Last edited by PB PM : 2010-10-28 at 15:13.
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PKIDelirium
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2010-10-28, 14:59

Is the evaluative metering on the T2i crap or something? I don't know much about those technical details yet. Just looked at dpreview's side by side comparison with the T2i and the 60D and the spec differences are extremely minor.

I wish I'd thought to start this process a bit sooner, hate feeling rushed. Rumor is the T3i/600D might be out in February too but I REALLY wouldn't want to wait that long.

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PB PM
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2010-10-28, 15:12

To me the evaluative metering on Canon's cameras is poor outdoors, but fine indoors. It just seems inferior to Nikon's matrix metering system from my experience with both.

Honestly though, you cannot go wrong with the T2i, there are no major flaws with the camera. I think a good starter lens would be the 18-135mm IS rather than the standard 18-55mm IS kit lens, unless you have any specific lenses in mind.

As for future cameras, there will always be something better, it's just like buying a new computer. Get the camera when you need it and don't worry about the rest, with SLR cameras lenses are where your money should go rather than bodies. Unless you have specific needs that require a higher end camera body.
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PKIDelirium
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2010-10-28, 15:19

I was looking at this in addition to the 18-55 kit. Unfortunately I'll probably have to get this at Best Buy where I don't think I can buy it body-only, so I'd have to get the kit. I'll check into it though.

Oh, the reviews on this one are pretty good.

So you think the T2i is a good call? 60D body only costs more than the T2i with kit plus that 55-250 combined. Sensors are identical. I'm not a pro, but I've been getting consistently better and would like to get more serious about it. Just can't do that with my SX100. Full manual and good zoom but the sensor is tiny. High ISO performance is all kinds of crap. I would be dubious about trying Nikon considering I've literally never used one.

I'm glad to see SLR's are seemingly all (except maybe the highest end ones) using SD cards now. Used to all use CF cards, so I'm glad to see that's changed.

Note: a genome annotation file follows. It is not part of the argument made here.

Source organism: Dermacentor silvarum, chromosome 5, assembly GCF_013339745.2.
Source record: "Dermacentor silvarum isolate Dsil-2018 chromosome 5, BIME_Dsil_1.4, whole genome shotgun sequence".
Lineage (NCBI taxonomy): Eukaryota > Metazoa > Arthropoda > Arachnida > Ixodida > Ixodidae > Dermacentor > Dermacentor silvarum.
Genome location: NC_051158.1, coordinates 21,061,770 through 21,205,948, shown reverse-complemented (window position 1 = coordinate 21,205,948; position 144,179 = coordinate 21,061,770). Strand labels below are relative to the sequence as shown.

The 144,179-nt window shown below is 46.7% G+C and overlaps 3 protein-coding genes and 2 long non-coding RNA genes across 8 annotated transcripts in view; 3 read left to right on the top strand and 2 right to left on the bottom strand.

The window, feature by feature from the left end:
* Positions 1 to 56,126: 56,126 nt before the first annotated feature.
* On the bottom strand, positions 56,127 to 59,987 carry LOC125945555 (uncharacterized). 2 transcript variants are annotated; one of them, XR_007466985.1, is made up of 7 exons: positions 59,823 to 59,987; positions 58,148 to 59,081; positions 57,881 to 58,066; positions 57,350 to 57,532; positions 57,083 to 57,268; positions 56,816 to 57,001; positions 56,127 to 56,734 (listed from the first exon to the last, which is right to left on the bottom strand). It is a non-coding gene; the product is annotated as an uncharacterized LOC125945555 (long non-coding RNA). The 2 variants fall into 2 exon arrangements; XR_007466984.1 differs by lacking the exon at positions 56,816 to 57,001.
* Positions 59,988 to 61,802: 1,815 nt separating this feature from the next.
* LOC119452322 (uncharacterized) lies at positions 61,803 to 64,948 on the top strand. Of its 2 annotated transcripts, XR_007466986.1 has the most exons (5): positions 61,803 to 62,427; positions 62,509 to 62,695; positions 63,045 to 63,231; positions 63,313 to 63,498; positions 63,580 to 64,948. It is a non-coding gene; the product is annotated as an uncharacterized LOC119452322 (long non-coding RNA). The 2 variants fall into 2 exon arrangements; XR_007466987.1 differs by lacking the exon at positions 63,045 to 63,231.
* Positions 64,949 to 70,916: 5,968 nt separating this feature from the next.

Edit: I guess my remaining concern is that I'll end up not liking the video mode in place of a dedicated camcorder, and my insistence on getting one with a mic line-in boxed me into something that's not as good for photos as it could be. I have a friend that's pretty happy with his new D3100. I'm just not sure. That and the T2i might be replaced by a T3i or something else over the winter, since it was announced in Feb of this year.

*sigh* I hate making purchasing decisions for stuff like this... lol.

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Last edited by PKIDelirium : 2010-10-28 at 16:09.
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PB PM
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2010-10-28, 16:15

The only real advantage of the Nikon D3100 and D7000 offerings is full time auto focus while in movie mode. Of course once you throw that in having the external mic is even more important to get rid of the focusing noise.

The T2i is an easier for beginners , but if you are wanting to take your photography more seriously the 60D isn't a bad choice either. With such a small price difference, personally I'd spring for the 60D, simply for the better ergonomics and external controls. It all comes down the budget. As for a possible T3i/600D, I doubt it will add much to the table that the T2i doesn't do already, unless Canon has a 20+ MP crop sensor, in which case you'd need pro lenses to notice the difference in resolution anyway. As it is you need high end lenses to notice the difference in resolution between the T1i and T2i, but the T2i is much better for video.
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PKIDelirium
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2010-10-28, 16:40

Quote:
Originally Posted by PKIDelirium View Post
http://movies.dpreview.com.s3.amazon...s550d/Bike.MOV

This is a sample from the T2i's video. The light level seems jumpy. Is it just the environment they're shooting in? Someone doing a poor job of manual exposure?
Just remembered this.. I'm not seeing it in the other samples here though.
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PKIDelirium
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2010-10-28, 23:29

Went by Best Buy for a while earlier. T2i is now mine. They had a great combo deal. Camera with the 18-55 kit lens, Canon IS 55-250 zoom lens, 8GB Sandisk Ultra 2 SDHC card, and a nice Canon bag for $1049. Picked up a spare battery pack too.